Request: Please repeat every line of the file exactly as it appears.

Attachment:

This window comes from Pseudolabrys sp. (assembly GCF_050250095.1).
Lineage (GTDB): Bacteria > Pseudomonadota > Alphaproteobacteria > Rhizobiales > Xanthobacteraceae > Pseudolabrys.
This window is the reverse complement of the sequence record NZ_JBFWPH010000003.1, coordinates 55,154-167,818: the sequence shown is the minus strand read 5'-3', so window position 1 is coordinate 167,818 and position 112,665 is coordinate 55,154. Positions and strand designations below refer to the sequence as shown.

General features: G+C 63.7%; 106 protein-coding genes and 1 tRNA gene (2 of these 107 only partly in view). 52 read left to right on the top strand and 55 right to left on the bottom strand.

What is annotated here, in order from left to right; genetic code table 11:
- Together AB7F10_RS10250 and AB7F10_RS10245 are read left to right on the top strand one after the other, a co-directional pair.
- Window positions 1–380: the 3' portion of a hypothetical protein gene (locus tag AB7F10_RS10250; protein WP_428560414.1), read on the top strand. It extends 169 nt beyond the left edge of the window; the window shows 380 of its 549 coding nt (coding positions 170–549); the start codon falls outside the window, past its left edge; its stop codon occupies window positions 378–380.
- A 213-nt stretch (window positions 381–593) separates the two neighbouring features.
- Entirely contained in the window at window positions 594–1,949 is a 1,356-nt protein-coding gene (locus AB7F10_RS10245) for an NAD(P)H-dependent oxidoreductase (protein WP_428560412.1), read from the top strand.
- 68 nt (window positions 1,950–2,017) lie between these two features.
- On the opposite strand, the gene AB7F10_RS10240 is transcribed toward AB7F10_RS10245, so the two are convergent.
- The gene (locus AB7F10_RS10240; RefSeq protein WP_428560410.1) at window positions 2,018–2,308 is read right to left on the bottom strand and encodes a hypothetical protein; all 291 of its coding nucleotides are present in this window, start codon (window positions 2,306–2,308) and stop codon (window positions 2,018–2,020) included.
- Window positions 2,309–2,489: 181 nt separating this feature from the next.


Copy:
This window comes from Pseudolabrys sp. (assembly GCF_050250095.1).
Lineage (GTDB): Bacteria > Pseudomonadota > Alphaproteobacteria > Rhizobiales > Xanthobacteraceae > Pseudolabrys.
This window is the reverse complement of the sequence record NZ_JBFWPH010000003.1, coordinates 55,154-167,818: the sequence shown is the minus strand read 5'-3', so window position 1 is coordinate 167,818 and position 112,665 is coordinate 55,154. Positions and strand designations below refer to the sequence as shown.

General features: G+C 63.7%; 106 protein-coding genes and 1 tRNA gene (2 of these 107 only partly in view). 52 read left to right on the top strand and 55 right to left on the bottom strand.

What is annotated here, in order from left to right; genetic code table 11:
- Together AB7F10_RS10250 and AB7F10_RS10245 are read left to right on the top strand one after the other, a co-directional pair.
- Window positions 1–380: the 3' portion of a hypothetical protein gene (locus tag AB7F10_RS10250; protein WP_428560414.1), read on the top strand. It extends 169 nt beyond the left edge of the window; the window shows 380 of its 549 coding nt (coding positions 170–549); the start codon falls outside the window, past its left edge; its stop codon occupies window positions 378–380.
- A 213-nt stretch (window positions 381–593) separates the two neighbouring features.
- Entirely contained in the window at window positions 594–1,949 is a 1,356-nt protein-coding gene (locus AB7F10_RS10245) for an NAD(P)H-dependent oxidoreductase (protein WP_428560412.1), read from the top strand.
- 68 nt (window positions 1,950–2,017) lie between these two features.
- On the opposite strand, the gene AB7F10_RS10240 is transcribed toward AB7F10_RS10245, so the two are convergent.
- The gene (locus AB7F10_RS10240; RefSeq protein WP_428560410.1) at window positions 2,018–2,308 is read right to left on the bottom strand and encodes a hypothetical protein; all 291 of its coding nucleotides are present in this window, start codon (window positions 2,306–2,308) and stop codon (window positions 2,018–2,020) included.
- Window positions 2,309–2,489: 181 nt separating this feature from the next.